The swirl of debates around players turning independent might be overwhelming for those who choose this path, but for Lee Zii Jia, it all boils down to one thing – results.
With that as the focal point, everything else – almost by default – recedes into the background.
It is this focus on results that’s helping Lee navigate the tricky terrain of his early days as an independent player, and to face up to all the questions and arguments that weigh against that decision.
“I think the most important thing is results. When results come sponsors will come. That’s the reality. For myself, I will focus on results; other things will automatically follow. The main target for me this year is to stabilise my performance, not too much up and down like earlier. In my training programme, I need to focus more on that. And breaking into the top 5 is one of my targets.”
The Malaysian’s decision to turn independent of his national association in January drove a storm of conversations on social media. Few marketable icons of recent years chose to turn independent, and they too usually returned to their national teams.
Lee however is reluctant to base his decisions on the past; he prefers to think of the possibilities that remain to be explored.
“I wouldn’t like to compare myself with others, because everyone has a different character and a different journey. I think turning professional is the future of badminton and it could be a better future for badminton too. Players can get their own sponsors and use that money to invest in themselves and just try to do what they want. All of the younger players (should) have the right to choose what they want and the right to decide who they want to become.
“I have to say that the most comfortable place is always the national team because they have the funds, and you don’t worry about the money. You just focus on training, but turning professional, you have to worry about sponsors, you have to worry about funds. So for me, I would like to take up this challenge. And, of course, I think this is the future of badminton… in many countries players are already half-professional, like most of the European countries. I think we have to move on. The world is changing, the world is evolving also. We have to catch up. I think this will be good for players.”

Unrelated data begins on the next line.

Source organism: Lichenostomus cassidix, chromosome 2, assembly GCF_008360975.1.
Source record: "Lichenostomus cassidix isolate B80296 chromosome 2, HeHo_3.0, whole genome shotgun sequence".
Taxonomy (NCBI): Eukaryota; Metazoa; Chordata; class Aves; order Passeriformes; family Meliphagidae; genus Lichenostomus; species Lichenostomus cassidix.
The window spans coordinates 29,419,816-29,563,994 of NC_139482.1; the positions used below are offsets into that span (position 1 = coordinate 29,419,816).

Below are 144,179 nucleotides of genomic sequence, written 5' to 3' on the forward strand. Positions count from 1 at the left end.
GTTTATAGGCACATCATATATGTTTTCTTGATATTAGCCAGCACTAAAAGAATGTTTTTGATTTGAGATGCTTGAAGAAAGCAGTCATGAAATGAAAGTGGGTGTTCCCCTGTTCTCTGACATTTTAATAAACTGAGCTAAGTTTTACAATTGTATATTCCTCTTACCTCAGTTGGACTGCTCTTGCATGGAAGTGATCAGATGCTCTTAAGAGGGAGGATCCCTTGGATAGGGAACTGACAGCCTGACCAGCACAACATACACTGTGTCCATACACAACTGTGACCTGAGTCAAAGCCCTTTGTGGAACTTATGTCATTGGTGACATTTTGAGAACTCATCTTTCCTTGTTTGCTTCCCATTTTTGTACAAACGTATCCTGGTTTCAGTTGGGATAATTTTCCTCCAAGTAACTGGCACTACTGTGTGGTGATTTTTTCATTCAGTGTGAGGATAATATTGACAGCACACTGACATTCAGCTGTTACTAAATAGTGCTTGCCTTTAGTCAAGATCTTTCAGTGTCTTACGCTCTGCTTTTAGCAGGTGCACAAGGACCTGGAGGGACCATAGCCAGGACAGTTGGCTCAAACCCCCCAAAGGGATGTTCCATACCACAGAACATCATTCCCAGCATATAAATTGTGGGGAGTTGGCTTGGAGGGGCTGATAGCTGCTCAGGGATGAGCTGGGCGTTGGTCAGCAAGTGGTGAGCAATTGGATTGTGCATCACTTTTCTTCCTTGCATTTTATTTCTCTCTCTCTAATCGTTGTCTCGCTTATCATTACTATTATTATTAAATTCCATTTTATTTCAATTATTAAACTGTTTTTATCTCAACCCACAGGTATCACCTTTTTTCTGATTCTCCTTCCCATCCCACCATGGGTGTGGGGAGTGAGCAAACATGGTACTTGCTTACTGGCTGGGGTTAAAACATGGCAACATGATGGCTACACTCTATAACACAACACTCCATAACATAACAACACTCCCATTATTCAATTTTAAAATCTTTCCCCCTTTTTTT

Alongside his decision to turn independent, Lee has – consciously or not – cultivated a certain image. Having featured in music videos and with an active social media presence, Lee has a personality beyond just that of a badminton player. Is he in the process of building a brand?
He agrees – with a caveat.
“Of course, the main thing is I have to produce good results, only then will I have the market for my brand. I just want to concentrate on my badminton first. When things are getting better I will try to do other things.
“I think it (market) is getting better but what I’m trying to tell the younger players in Malaysia is that you will have to fight for your own value. When you have the value you can turn professional, and when there’s value sponsors come to you and there’s a market for you and yeah, you can find a sponsor more easily.”
His career as an independent player having got off to a tumultuous start, how is he finding the experience right now?
“So far I’m enjoying it. All I wanted is to play inside the court and enjoy every moment.”